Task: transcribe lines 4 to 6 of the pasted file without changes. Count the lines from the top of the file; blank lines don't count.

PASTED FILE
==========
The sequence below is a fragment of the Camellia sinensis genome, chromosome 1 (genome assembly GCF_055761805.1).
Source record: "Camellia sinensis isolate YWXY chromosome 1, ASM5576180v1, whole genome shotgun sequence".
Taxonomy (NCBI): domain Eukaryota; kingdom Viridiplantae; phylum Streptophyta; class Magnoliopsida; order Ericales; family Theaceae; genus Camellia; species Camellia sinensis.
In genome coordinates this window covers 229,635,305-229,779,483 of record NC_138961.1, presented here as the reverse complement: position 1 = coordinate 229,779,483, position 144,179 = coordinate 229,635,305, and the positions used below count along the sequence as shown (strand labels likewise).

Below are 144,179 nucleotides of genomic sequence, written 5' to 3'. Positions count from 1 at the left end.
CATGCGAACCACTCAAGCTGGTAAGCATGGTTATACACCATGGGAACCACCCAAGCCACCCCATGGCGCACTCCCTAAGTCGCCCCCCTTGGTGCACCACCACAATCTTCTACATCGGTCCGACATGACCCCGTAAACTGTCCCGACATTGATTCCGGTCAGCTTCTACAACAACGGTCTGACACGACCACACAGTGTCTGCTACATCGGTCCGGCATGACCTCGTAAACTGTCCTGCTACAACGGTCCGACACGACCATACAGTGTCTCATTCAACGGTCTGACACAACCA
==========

In genome coordinates this window covers 229,635,305-229,779,483 of record NC_138961.1, presented here as the reverse complement: position 1 = coordinate 229,779,483, position 144,179 = coordinate 229,635,305, and the positions used below count along the sequence as shown (strand labels likewise).

Below are 144,179 nucleotides of genomic sequence, written 5' to 3'. Positions count from 1 at the left end.
CATGCGAACCACTCAAGCTGGTAAGCATGGTTATACACCATGGGAACCACCCAAGCCACCCCATGGCGCACTCCCTAAGTCGCCCCCCTTGGTGCACCACCACAATCTTCTACATCGGTCCGACATGACCCCGTAAACTGTCCCGACATTGATTCCGGTCAGCTTCTACAACAACGGTCTGACACGACCACACAGTGTCTGCTACATCGGTCCGGCATGACCTCGTAAACTGTCCTGCTACAACGGTCCGACACGACCATACAGTGTCTCATTCAACGGTCTGACACAACCA